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Impairment Coverage Could Aid Lenders Hurt by Katrina

Raymond Reed is the chief underwriting officer of Lenpex, a Deans & Homer affiliated company. As a managing general underwriter, Lenpex provides insurance solutions and related consulting services to the mortgage lending industry.

Hurricane Katrina caused more flood and wind damage to property than any previous event in U.S. history. As chronicled in the media, many of the owners of the damaged properties do not have adequate insurance to make the necessary repairs. Not so well publicized is the fact that many lenders hold mortgages on those properties.

Aid from federal and local governments, as well as efforts made by lenders to keep homeowners in their homes, will no doubt have a major impact on the number of foreclosures. Unfortunately, however, there will still be much unrepaired damage and there will be many foreclosures. How these foreclosures will impact the mortgage lending industry has not yet been determined, but for many lenders a mortgage impairment policy will soften the blow.

Fannie Mae, Freddie Mac and Ginnie Mae all require their lenders to purchase mortgage errors and omissions coverage, which is often included in a mortgage impairment policy. Due to widespread damage caused by Katrina and the likelihood of uninsured damage, the mortgage impairment policy can have value well beyond compliance with the secondary mortgage market's requirements for insurance.

A mortgage impairment policy is a hybrid insurance product that provides both first-party mortgage holder's interest coverage and third-party mortgage errors and omissions coverage. The first party coverage protects the lender from its loss of mortgage holder interest due to uninsured physical damage to mortgaged property. Basic coverage protects against "required perils" or those causes of loss that the lender requires the borrower to purchase to insure the mortgaged property.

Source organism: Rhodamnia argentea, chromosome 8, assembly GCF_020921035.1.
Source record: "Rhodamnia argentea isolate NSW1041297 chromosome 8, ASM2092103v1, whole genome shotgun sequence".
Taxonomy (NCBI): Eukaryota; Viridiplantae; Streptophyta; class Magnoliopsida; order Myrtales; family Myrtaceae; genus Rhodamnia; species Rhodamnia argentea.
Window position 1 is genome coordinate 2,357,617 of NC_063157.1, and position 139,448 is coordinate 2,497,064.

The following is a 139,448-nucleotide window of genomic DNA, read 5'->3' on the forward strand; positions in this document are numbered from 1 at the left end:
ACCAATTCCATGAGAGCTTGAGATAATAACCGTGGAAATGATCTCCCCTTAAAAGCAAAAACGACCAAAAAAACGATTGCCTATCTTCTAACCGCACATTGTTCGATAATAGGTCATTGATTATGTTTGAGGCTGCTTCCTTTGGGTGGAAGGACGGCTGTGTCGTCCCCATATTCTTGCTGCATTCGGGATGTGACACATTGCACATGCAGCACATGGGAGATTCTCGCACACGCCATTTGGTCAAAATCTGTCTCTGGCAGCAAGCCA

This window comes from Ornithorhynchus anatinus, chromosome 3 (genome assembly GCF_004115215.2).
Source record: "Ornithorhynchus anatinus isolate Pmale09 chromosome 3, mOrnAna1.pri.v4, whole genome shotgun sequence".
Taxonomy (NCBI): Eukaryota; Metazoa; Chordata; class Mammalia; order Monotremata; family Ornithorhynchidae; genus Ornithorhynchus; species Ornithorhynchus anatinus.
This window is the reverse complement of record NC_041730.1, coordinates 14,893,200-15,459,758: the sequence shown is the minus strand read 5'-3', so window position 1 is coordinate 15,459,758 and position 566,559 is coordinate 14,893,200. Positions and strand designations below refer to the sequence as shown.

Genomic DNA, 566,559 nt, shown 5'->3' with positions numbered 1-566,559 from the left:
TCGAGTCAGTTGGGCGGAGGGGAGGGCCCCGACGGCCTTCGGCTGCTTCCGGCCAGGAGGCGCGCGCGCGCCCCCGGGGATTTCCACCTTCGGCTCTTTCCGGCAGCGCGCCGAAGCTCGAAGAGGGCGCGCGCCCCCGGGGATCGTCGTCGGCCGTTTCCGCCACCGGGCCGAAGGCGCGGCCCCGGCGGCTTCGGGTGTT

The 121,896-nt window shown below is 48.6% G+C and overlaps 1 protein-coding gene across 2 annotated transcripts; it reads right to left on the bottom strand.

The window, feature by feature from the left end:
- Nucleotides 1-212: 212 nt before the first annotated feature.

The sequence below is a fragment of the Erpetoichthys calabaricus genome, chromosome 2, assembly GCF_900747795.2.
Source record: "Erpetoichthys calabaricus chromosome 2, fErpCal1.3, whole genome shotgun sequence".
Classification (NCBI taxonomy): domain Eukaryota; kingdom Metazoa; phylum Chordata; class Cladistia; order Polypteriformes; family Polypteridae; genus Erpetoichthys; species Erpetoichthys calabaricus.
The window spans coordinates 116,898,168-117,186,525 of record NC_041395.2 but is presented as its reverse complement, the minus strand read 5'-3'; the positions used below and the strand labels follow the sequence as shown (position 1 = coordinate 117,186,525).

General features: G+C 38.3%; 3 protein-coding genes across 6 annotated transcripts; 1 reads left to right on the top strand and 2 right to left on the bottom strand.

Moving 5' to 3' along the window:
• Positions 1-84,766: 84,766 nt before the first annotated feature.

For example, most mortgage documents require the borrower to obtain and maintain fire coverage on the mortgaged property, so as a required peril, a basic mortgage impairment policy would protect the lender if a mortgaged property was damaged by fire and if the borrower did not have the required insurance. Some insurers also offer a broader coverage that protects the lender from damage to collateral caused by causes of loss "not required" to be insured in the mortgage documents. Such coverage often extends to flood and earthquake.

If a mortgaged property is not located in a Special Flood Hazard Area (Flood Zones A and V), lenders typically do not require the borrower to obtain flood coverage. Hurricane Katrina caused flood damage to many properties outside of the Special Flood Hazard Area, so the broader MI coverage may become beneficial to the lenders who chose to purchase it.

The extent to which lenders will be able to recover losses under their mortgage impairment policies depends on many factors, some of which are: 1) the broadness of the coverage they purchased; 2) their understanding of the policy terms, conditions and coverages; 3) their internal guidelines and compliance with procedures for verifying and maintaining insurance on mortgaged properties; and 4) their ability to gather appropriate documentation and properly submit claim information to their insurance carriers.

Each lender who is expecting to benefit from their mortgage impairment policy must at least have a basic understanding of how their policy addresses the following:

* Is coverage provided on a "per mortgage," "per occurrence" or annual aggregate basis and which limit of insurance applies to each?

* Does the policy provide coverage for mortgaged property damaged by flood, either if the property was required to be protected by flood insurance or if it was not located in a special flood hazard area and flood insurance was not required?

* Does the policy provide coverage if the borrower had insurance coverage, but the limits of insurance were inadequate to cover the entire damage? What if the borrower's insurer is unable to make a full claim payment because they become insolvent?

* What are the time constraints for submitting mortgage impairment claims to the insurance carrier?

* Will the insurer require the lender to foreclosure on the property or will they approve a "deed in lieu of foreclosure" or other workout method that will allow the lender to reduce their expenses?

* How will the value of the damaged property be determined? Is sale required?

* Does coverage extend to mortgages the lender services for others? To what extent will secondary mortgage markets want to be involved in the foreclosure process and how will they benefit from any insurance recovery available to the lender?

Considering that many of the borrower forbearance programs are nearing an end, now is the time for lenders to obtain answers to these important questions and to develop a strategy for recovering from their insurance. Although it might take months, and possibly years, for all the issues related to damage caused by Katrina to be resolved, advance planning and communication with their insurance agents, brokers, consultants and underwriters as well as their in house financial managers will help lenders minimize the overall impact of Katrina.

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